Breast augmentation through periareolar
- Asked by mimizinha79 in orlando,florida
- 2 years ago
Hello I've been thinking of getting silicone implants and have visited 3 cosmetic surgeons so far and all of them had different opnions, so i am kind confused. I want to have it done though periareolar because the doctor will be able to make my areola a little bit smaller that way... I dont like my areola sizes...I think something a little bit smaller would look better on me since I am 118 pounds and a size 2. MY GOAL is FULL C/SMALL D CUPSIZE, SMALLER AREOLAS AND NATURAL LOOKING. Thank you so much!
Breast Implants via Periareolar (Nipple) Incision
The periareolar incision is one of the two most commonly used incisions and it is, in fact, a very good one. Whether or not it can be used (aside from whether or not you want it used) depends on the size of the areola and the size of the implant being inserted. A saline implant can almost always be inserted via the periareolar approach (technically an infra-areolar incision since the incision is made around the bottom portion of the areola rather than all the way around it). That's because the implant is inserted empty and filled up once it's inside. The silicone gel implant come pre-filled and so a larger incision is required for the same size silicone gel implant when compared with a saline implant. There's a video on my site (bodysculpture.com) that discusses this in greater detail.
Furthermore, if you're concerned about how large your areola is then it's even more likely that you can use the areola as an access point. So, depending on how large your areolas are and what size implants you're getting, you're that much more likely to be able to do it that way.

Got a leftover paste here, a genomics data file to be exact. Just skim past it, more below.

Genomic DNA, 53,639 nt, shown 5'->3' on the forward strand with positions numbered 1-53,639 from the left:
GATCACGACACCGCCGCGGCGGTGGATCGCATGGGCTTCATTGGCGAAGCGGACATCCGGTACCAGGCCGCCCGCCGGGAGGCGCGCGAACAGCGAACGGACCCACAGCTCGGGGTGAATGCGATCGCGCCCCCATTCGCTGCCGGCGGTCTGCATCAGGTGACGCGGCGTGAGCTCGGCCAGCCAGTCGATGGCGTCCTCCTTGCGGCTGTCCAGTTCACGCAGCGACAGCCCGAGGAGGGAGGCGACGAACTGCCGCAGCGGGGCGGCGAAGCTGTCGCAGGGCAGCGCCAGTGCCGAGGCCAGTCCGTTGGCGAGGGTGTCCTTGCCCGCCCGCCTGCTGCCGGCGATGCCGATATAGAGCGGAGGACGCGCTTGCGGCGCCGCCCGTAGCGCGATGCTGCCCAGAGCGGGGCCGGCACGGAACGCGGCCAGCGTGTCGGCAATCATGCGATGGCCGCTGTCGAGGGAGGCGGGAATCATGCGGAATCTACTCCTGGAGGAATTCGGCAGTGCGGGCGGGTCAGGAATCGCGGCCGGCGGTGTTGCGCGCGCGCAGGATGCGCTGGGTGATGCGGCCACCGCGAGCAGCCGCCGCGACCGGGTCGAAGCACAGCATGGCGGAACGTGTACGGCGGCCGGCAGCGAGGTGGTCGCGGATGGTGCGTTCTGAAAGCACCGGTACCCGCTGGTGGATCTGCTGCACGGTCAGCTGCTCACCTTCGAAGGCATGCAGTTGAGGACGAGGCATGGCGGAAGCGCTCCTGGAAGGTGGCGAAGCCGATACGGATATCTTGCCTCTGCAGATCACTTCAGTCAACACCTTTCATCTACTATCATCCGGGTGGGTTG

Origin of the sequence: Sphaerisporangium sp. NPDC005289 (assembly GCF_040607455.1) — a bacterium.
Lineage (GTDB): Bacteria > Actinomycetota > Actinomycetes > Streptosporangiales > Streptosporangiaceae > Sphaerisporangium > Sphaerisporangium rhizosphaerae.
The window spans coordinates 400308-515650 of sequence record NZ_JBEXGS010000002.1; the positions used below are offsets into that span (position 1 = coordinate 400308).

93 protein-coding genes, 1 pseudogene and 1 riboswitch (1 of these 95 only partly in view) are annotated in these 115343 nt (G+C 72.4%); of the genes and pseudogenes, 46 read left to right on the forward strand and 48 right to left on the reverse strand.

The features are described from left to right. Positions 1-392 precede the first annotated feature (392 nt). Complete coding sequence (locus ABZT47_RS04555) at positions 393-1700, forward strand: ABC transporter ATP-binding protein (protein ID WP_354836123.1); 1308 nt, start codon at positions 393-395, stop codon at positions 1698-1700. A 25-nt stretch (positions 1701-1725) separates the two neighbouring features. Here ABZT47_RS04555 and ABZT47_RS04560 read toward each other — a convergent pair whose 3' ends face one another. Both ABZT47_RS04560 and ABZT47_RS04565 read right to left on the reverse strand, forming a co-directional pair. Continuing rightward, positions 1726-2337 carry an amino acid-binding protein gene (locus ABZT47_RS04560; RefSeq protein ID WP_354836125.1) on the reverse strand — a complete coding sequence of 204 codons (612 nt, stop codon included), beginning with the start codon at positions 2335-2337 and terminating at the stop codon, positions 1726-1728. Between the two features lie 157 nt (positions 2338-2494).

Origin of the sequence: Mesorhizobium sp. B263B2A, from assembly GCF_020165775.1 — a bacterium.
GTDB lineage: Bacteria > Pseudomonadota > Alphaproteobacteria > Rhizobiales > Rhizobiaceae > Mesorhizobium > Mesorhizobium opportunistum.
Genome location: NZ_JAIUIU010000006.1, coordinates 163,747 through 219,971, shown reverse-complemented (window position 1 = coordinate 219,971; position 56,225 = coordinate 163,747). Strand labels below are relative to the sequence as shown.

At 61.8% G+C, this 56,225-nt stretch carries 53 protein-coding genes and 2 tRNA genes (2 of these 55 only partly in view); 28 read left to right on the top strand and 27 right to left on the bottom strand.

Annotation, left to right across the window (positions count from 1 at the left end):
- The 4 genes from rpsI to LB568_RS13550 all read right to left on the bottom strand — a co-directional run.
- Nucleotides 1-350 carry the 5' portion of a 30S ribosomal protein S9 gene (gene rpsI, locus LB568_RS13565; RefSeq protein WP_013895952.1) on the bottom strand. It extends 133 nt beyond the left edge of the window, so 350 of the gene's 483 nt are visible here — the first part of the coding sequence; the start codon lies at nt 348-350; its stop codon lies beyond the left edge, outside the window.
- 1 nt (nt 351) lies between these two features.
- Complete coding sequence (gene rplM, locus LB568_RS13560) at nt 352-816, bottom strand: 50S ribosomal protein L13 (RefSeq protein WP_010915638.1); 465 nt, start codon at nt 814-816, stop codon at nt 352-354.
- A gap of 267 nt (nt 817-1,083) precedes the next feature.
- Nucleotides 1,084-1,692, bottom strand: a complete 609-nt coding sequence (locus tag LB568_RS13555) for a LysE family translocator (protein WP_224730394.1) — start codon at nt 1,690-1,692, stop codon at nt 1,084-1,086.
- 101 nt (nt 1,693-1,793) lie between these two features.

The areolar reduction, though, risks complicating things a bit. Of course, it can be done. In making the areola smaller a suture (stitch) would be placed around the areola in order to keep it from stretching out again; at least, that's the intent. It doesn't always work that way and, in fact, the areola may stretch out to nearly its original size.
Finally, the disadvantage of doing the areola reduction at the same time that you're having implants inserted is that you're setting up a struggle between two forces: one procedure is pulling the areola into a smaller position and trying to keep it there, the other (the implants) is pushing outward and forcing the areola into a larger diameter (the areola, along with all portions of the breast, typically gets larger after a breast augmentation). So, it may not actually be such a good idea to combine these procedures, even though your reasons for wanting to do so are understandable.
I hope that this helps, and good luck,
Breast augmentation through periareola
There are many options for breast augmentation. Always seek out a qualified plastic surgeon. My patients will travel to see me. Placing the implants through the areola is a good option. I use the Keller Funnel and this is a innovative adjunct to breast augmentation. The advantages of using this funnel: Easy to insert the implant, less chance of infection and capsular contracture (+/-).
Recent Breast Implants Reviews
Breast Implants Photos
Periareolar breast augmentation